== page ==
Unless the cover is truly stunning, the only way a cover attracts or repels me from a book, really, is to indicate what subgenre the book falls in. I usually stay away from high fantasy and lightweight military SF, and am attracted to high-tech cool-concept space opera. But even then, covers and titles don’t always provide a good indication of what a book is.

  2. I got to choose my cover, which made me very nervous. Fortunately, I had two choices off the bat. One was a dark cover (for a dark story) with faint images of money overlaying the nose of a pistol. I went with that. The other one I absolutely hated: A nearly all grey cover with a magnifying glass and a few coins laying on the table. I rejected that one outright.

    The second cover found a good home, though, one I liked very much. It’s now the cover to Bill Capron’s forthcoming THE COLOR-BLIND DETECTIVE.

  3. Heh. Other than being somewhat bald and occasionally bearded, I don’t look *that* much like this guy.

  4. I’ve had more than a peek at _Accelerando_, I’ve read practically the whole thing — modulo whatever Charlie Stross has done to streamline the stories into the fixup. This by virtue of being part of that super-secret (really rather more secret than the editor and publisher would like!) cabal known as “subscribers to *Asimov’s*”.

  5. Happily, I just ordered my copy of OMW Tuesday – it should be at Brent Books in Chicago later today. So, I’ve got some reading for next week’s train commute!

  6. I’d still love to see someone have their cover done by Gabe of Penny Arcade. I suspect I’d buy it on that alone.

  7. I don’t know if I’d buy a novel for Gabe’s cover art, but I did buy the World of Warcraft strategy guide solely because it features about 25 pieces by Gabe & Tycho in it. In a just world, those guys would be unable to navigate through their homes because of the stacks of cash lying around.

  8. “I don’t know if I’d buy a novel for Gabe’s cover art, but I did buy the World of Warcraft strategy guide solely because it features about 25 pieces by Gabe & Tycho in it. In a just world, those guys would be unable to navigate through their homes because of the stacks of cash lying around.”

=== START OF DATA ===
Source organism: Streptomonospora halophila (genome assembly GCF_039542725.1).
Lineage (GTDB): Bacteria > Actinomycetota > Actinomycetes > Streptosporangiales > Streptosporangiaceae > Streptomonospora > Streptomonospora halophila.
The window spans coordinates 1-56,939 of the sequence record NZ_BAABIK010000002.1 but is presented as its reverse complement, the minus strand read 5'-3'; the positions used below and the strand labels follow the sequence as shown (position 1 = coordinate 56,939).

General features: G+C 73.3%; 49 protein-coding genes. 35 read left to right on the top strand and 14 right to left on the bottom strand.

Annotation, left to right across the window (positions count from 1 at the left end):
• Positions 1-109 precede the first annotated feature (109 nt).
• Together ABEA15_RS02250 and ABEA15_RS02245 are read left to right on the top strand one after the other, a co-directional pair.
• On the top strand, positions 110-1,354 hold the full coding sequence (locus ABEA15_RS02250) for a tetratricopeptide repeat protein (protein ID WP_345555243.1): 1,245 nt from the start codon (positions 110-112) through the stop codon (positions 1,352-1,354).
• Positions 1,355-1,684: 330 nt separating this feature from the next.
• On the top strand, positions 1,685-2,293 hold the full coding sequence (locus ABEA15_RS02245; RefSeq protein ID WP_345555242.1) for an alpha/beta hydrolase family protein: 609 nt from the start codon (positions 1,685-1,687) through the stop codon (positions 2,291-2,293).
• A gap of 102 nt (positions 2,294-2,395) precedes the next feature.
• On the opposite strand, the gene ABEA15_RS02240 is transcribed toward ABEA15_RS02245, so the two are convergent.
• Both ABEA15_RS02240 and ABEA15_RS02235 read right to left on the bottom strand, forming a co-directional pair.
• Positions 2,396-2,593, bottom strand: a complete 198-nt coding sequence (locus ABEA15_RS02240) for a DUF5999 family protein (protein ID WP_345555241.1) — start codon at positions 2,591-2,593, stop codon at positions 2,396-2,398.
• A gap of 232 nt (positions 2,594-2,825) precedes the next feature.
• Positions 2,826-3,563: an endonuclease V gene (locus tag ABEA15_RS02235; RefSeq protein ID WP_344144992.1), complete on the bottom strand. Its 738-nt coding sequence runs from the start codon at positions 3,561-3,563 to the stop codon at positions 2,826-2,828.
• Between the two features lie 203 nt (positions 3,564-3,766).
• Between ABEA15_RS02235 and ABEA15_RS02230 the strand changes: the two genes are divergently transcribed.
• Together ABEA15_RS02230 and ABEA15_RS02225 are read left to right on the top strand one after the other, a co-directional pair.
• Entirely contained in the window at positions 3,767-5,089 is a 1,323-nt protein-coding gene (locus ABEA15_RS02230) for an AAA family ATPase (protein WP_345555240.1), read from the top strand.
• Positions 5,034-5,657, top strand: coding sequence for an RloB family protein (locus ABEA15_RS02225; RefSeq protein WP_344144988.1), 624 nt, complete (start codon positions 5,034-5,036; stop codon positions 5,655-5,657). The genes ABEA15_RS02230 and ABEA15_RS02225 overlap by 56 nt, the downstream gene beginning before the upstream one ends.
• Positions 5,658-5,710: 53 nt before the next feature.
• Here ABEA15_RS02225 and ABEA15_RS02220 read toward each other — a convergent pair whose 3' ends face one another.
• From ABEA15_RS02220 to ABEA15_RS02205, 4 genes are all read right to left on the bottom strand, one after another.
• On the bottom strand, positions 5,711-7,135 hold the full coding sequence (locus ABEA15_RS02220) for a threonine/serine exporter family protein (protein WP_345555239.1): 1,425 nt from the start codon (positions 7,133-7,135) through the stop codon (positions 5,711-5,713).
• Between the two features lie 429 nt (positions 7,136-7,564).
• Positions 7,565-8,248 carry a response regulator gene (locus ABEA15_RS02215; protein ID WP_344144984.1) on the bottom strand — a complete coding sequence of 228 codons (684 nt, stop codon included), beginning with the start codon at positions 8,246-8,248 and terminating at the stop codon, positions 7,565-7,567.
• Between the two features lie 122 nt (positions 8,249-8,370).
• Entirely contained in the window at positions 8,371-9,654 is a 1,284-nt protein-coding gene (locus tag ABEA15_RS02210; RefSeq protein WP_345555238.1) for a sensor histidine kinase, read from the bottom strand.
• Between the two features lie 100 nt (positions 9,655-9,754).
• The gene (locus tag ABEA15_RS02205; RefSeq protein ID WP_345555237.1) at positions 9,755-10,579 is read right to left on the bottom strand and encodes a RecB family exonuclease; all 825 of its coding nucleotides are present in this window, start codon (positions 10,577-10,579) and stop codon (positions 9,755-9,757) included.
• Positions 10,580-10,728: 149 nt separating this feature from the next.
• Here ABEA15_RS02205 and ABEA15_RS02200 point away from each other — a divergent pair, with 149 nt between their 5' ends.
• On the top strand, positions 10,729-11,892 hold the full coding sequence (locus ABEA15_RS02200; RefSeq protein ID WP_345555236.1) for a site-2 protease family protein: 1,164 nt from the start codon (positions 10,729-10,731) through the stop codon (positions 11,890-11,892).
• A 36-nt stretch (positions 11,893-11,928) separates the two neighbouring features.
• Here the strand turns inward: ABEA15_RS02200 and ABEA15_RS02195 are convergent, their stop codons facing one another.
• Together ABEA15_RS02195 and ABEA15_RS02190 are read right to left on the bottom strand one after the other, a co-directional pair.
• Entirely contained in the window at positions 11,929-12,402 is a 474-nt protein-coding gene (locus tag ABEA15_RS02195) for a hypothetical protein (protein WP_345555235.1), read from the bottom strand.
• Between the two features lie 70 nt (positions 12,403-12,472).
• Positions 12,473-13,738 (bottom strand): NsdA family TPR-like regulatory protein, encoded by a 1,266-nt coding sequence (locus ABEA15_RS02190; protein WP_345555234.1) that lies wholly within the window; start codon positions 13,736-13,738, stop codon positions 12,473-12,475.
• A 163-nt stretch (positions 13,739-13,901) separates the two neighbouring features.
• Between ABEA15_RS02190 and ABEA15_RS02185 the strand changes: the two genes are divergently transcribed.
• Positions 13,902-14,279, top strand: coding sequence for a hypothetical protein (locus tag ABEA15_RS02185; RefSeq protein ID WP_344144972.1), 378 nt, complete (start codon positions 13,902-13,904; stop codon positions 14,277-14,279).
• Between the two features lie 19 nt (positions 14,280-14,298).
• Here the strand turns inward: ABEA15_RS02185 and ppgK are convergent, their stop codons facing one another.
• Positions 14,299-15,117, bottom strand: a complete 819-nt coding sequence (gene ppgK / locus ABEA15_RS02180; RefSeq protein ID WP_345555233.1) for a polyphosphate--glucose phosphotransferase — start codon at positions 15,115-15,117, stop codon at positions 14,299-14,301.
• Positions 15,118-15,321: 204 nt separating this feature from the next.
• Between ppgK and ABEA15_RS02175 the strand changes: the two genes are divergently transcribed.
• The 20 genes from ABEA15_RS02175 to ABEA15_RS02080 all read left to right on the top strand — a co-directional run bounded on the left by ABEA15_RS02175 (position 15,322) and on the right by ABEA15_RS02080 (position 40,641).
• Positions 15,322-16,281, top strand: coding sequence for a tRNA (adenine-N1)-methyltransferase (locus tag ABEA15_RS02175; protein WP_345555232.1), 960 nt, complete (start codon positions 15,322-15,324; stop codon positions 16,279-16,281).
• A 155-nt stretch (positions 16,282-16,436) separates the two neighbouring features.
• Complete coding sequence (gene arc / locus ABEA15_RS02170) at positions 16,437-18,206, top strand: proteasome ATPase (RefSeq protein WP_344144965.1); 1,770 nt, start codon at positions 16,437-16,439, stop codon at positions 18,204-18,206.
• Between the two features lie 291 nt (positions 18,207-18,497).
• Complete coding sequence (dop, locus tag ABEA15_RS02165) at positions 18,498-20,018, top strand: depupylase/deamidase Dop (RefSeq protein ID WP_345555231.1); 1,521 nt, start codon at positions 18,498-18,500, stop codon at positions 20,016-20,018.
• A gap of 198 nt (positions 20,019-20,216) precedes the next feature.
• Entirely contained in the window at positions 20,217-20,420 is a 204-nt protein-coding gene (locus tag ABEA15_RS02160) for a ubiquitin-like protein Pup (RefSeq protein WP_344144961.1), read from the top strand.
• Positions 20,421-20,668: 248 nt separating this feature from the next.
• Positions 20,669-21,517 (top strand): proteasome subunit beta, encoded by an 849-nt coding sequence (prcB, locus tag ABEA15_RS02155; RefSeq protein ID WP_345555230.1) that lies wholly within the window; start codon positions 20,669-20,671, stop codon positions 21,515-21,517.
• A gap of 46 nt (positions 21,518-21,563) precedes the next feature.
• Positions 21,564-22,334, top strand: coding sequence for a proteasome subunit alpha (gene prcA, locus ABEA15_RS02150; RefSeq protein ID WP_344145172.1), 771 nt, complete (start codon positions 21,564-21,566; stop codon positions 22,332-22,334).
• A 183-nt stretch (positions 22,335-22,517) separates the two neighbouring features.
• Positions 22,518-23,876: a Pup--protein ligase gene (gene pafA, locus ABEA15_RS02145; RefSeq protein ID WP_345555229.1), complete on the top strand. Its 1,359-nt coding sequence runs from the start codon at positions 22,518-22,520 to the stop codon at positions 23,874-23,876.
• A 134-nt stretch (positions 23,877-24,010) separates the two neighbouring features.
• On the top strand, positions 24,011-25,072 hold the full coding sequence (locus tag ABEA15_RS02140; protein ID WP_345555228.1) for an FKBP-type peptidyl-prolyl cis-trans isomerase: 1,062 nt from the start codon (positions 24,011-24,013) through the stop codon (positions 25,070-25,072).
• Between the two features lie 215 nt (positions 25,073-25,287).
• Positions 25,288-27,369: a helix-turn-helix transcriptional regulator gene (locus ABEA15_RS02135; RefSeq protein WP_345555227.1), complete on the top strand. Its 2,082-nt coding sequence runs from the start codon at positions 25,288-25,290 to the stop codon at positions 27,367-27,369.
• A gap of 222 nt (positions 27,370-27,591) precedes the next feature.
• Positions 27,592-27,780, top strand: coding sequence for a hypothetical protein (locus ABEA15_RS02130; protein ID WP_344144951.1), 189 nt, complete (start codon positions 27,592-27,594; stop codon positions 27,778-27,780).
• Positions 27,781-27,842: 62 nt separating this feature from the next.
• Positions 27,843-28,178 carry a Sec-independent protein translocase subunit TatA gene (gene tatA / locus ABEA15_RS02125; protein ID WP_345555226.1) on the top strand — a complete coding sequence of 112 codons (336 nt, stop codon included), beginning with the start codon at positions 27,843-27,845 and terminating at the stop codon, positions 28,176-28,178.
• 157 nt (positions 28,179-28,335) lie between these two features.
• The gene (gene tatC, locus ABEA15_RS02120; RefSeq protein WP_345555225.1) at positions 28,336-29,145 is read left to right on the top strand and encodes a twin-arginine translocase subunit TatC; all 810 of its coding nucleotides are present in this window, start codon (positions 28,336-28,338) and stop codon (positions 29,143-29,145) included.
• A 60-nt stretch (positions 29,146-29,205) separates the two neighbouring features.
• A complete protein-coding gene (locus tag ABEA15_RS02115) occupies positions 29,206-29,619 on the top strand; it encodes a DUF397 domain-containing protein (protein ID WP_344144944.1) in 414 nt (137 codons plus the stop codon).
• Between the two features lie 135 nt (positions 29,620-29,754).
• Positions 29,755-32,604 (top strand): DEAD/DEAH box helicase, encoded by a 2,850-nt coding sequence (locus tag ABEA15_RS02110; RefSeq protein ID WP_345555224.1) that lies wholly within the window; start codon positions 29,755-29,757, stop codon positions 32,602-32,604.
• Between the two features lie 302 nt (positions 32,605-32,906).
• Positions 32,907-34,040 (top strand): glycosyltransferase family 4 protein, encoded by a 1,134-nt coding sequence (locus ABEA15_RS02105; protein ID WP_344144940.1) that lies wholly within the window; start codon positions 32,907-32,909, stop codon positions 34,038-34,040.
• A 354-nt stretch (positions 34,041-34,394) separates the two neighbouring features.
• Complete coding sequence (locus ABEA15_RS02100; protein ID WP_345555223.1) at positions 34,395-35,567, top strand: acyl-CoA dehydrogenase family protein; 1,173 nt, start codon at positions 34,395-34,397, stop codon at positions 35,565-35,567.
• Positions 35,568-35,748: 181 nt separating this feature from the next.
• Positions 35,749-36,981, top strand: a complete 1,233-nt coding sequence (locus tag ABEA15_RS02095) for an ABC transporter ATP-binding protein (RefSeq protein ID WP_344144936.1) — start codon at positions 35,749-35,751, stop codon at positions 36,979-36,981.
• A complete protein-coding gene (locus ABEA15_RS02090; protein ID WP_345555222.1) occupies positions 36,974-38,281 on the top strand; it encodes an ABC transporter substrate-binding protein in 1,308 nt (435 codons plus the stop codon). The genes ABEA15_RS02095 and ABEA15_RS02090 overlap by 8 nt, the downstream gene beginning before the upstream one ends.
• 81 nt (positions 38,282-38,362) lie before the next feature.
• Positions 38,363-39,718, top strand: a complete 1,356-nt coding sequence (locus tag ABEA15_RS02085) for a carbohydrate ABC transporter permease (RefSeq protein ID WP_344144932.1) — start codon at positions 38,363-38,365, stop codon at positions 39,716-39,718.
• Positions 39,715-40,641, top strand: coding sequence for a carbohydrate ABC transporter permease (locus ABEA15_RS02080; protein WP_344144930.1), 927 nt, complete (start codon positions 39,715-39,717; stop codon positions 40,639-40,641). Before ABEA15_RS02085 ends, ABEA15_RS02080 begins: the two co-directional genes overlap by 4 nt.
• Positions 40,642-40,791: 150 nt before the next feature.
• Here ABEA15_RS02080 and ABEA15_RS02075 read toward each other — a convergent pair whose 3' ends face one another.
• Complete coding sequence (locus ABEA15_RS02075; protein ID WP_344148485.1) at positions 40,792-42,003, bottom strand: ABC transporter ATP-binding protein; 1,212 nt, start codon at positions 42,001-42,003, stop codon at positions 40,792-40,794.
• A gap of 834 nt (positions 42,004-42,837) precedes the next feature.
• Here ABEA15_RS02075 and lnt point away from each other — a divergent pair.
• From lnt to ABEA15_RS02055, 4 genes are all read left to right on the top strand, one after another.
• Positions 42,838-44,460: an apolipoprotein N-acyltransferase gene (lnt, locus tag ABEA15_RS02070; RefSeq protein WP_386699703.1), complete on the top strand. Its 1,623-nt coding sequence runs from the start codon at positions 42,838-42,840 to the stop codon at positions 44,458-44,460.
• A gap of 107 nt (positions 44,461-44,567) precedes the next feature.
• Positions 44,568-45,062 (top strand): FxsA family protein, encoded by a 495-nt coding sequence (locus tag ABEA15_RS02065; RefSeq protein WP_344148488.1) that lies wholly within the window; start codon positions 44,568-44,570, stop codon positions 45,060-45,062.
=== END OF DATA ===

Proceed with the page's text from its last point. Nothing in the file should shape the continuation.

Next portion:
Heh. You know, of course, that virtually *was* the case this Christmas and last. Of course it was all for the Child’s Play charity event.

    As for cover art by Gabe, I don’t think his style quite clicks with me in that context. It’d have to be an unusual book. OTOH, a graphic novel with Gabe’s art & Tycho’s writing, if they could ever sit down and finish one, would be an instant buy.

  9. I knew your cover art looked familiar. Donato roxors–half the kids in the concept art forums want to be him when they grow up. I actually got to see both him and Irene Gallo in Sandy Eggo at Comic-con, and they were both incredibly nice. (Lots of good advice too.)

  10. Yeah, I truly dig Irene; she’s one of my favorite people in the SF publishing industry. I’ve only met Donato once and very briefly (he was at Noreascon last year, curating the art show), but he seemed to be a very nice fellow as well.

  11. John:

    As someone who not only enjoys Charles Stross’s work, but who drools over intelligent SF in general (i.e., as someone who considers cutting-edge SF the equivalent of Ghirardelli chocolate), I’m very interested to learn more about the “real-world” political perspectives of the SF writers I admire. (FREX: China Mieville: pseudo-Marxist; LeGuin: pacifist Taoist; etc..)

    I’ve noticed that the worldviews of many otherwise insightful SF authors–including Charles Stross–become strangely conspiratorial and dogmatic whenever they address current political realities. Are all contemporary SF writers dedicated Leftists? Or what?

    I can think of no one who’s taken the time to do a “break-down.” Perhaps I’m alone in wondering about this–and if you’ve covered the subject before, do let me know.

Comments are closed.